Many enthusiasts raged against the Italian automaker’s decision to reintroduce forced induction to its line of iconic road cars, with objections raised over the muted sound of the exhaust note and a less-than-immediate throttle response, even though the new engine was both more powerful and more efficient.
And while I understand the fanboys’ concerns, I don’t share them.
You see, Ferrari has a long and prestigious history with turbocharging. Back in late ‘80s, we got the 1987-1992 Ferrari F40, a car that, at the time, was the fastest, most powerful, and most expensive model Ferrari had ever produced for public consumption. That particular vehicle came bearing the Tipo F120A powerplant, which was a 2.9-liter V-8 with (*gasp*) two turbos. These days, it’s heralded as one of the best performance cars ever made, prancing horse badge or no.
Still, even with the best turbo technology in place, those exhaust-driven snails sully the driving experience for lots of folks out there. And at the end of the day, you can bet Ferrari would prefer to go boost-free. But there’s a problem – emissions. Turbochargers yield the performance while simultaneously reducing all that dirty air coming out the tailpipes in a dramatic way, which make them a necessary feature in the marque’s portfolio.
But there’s still hope.
Audi, for example, is developing its 2014 Audi RS 5 TDI competition concept with a few gadgets the heads at Maranello may be interested in. The car sports a twin-turbo 3.0-liter V-6 diesel engine capable of producing 435 horsepower and 590 pound-feet of torque. What’s interesting about the high-performance oil-burner is that it also uses an electrically driven compressor to increase output. The unit runs off a 48-volt subsystem and offers near-instantaneous boost, yielding improved throttle response and quicker spool-time for the turbos. The car recently set a new lap record for diesel-powered cars around the German Sachsenring race track.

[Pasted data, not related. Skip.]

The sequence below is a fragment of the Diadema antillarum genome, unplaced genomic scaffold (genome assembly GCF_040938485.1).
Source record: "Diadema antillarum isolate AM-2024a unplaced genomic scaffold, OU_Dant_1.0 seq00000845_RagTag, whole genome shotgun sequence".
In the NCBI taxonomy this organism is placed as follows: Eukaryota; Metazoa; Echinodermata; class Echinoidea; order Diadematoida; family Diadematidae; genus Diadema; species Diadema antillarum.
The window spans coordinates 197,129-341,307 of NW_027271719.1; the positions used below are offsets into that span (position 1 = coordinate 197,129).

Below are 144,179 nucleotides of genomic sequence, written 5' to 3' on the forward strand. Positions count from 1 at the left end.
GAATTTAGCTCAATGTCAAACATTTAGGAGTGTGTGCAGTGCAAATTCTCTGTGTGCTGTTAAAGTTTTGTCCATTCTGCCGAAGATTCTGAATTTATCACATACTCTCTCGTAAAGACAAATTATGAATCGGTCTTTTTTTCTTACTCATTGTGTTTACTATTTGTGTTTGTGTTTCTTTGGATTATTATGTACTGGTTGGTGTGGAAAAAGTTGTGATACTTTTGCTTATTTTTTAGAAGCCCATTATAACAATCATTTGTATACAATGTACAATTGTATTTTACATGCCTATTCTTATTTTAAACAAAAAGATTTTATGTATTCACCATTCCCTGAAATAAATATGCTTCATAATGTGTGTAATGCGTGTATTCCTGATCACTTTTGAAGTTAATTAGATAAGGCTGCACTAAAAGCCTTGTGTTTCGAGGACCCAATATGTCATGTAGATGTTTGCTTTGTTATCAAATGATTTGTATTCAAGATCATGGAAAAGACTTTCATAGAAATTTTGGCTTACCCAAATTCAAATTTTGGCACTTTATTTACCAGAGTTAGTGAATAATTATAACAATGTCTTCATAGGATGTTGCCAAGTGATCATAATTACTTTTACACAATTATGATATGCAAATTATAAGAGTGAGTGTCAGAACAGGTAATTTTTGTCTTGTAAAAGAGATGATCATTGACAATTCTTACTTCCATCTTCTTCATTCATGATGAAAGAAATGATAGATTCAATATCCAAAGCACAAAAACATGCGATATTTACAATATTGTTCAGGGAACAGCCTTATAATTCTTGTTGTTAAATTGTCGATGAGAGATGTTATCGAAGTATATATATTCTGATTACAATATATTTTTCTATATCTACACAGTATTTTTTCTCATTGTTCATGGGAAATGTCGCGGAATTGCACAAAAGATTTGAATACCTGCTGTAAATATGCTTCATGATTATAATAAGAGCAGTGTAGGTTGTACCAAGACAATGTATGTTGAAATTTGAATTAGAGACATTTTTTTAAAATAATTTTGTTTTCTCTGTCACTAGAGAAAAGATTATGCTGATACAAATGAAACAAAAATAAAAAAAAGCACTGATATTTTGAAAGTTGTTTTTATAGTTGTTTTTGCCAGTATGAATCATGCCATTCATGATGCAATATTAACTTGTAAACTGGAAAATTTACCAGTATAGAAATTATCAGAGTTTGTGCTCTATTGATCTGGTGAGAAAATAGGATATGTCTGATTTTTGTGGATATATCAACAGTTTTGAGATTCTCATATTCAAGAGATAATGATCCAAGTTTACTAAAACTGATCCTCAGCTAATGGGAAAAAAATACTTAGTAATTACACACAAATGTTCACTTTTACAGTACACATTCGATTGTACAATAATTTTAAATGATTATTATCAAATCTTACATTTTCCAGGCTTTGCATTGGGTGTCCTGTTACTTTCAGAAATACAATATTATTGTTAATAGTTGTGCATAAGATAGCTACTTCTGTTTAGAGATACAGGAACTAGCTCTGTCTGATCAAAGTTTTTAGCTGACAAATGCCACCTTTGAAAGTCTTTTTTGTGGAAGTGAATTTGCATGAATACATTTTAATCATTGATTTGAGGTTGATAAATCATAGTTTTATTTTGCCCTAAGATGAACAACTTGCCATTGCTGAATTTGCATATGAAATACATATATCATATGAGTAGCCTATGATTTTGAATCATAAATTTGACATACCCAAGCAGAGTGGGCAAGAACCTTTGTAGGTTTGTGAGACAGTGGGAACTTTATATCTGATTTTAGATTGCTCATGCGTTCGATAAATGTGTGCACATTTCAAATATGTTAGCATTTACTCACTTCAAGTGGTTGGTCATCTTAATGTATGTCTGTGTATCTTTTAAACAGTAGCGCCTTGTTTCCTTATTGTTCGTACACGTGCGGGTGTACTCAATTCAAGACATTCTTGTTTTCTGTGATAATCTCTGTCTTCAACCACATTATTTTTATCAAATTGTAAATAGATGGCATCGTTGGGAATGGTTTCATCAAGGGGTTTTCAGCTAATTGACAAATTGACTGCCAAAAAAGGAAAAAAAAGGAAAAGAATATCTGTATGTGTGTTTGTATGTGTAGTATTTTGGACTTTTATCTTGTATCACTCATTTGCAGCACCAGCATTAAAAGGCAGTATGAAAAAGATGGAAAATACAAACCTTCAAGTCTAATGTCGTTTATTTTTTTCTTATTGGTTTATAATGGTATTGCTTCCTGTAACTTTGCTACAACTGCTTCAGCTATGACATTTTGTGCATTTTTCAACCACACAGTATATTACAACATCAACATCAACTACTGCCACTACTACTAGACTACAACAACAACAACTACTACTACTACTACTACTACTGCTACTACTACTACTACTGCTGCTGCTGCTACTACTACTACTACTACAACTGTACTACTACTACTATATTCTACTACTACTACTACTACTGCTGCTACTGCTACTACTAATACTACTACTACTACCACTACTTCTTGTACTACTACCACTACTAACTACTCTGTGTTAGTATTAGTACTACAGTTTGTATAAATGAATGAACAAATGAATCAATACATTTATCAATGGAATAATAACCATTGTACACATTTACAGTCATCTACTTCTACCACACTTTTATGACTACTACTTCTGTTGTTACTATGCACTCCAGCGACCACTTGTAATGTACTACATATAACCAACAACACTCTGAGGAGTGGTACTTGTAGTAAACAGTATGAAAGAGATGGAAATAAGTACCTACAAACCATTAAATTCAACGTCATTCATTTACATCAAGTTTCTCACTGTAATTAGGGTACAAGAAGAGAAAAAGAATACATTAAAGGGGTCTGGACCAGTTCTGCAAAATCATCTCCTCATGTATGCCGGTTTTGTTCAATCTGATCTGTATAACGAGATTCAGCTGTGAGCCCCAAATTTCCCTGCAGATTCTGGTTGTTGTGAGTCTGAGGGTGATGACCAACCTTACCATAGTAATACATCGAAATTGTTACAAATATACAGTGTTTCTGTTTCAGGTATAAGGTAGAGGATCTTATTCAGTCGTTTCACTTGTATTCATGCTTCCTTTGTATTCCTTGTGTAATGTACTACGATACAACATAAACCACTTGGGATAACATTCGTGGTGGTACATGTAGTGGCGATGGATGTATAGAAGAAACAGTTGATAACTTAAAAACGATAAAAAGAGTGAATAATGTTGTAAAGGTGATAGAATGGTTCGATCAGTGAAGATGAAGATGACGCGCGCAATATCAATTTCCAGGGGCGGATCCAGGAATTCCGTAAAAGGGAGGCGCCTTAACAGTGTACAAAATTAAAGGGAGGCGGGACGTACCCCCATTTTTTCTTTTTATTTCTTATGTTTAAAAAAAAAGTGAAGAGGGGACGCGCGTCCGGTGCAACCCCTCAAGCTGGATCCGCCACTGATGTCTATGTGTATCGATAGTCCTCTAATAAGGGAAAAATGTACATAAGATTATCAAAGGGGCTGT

I know what you’re thinking – first turbos, and now you’re talking about diesels and electricity?
So what if you used that electric compressor without the turbos? In theory, you’d get more power, more efficiency, better response, and no turbine housing between you and those glorious internal combustion noises.
But I know what you’re thinking – first turbos, and now you’re talking about diesels and electricity? Why don’t they just throw low-rolling resistance tires onto every model and transform the Fiorano test circuit into a fuel economy run?
You can bet Ferrari will be equally recalcitrant when it comes to adoption of this sort of technology. But the presence of the HY-KERS system in the LaFerrari and two turbos in the 488 means the Italian automaker is thinking about it. And when it finally brings new tech to market, Ferrari will undoubtedly deliver the goods.
What’s more, I’m sure there will be at least one old-school throwback (that is, natural aspiration with a big cylinder count) in Ferrari’s catalogue from now until the last drop of oil is turned to airborne carbon. Otherwise, Enzo himself will come back to set things straight.
Read our full review here.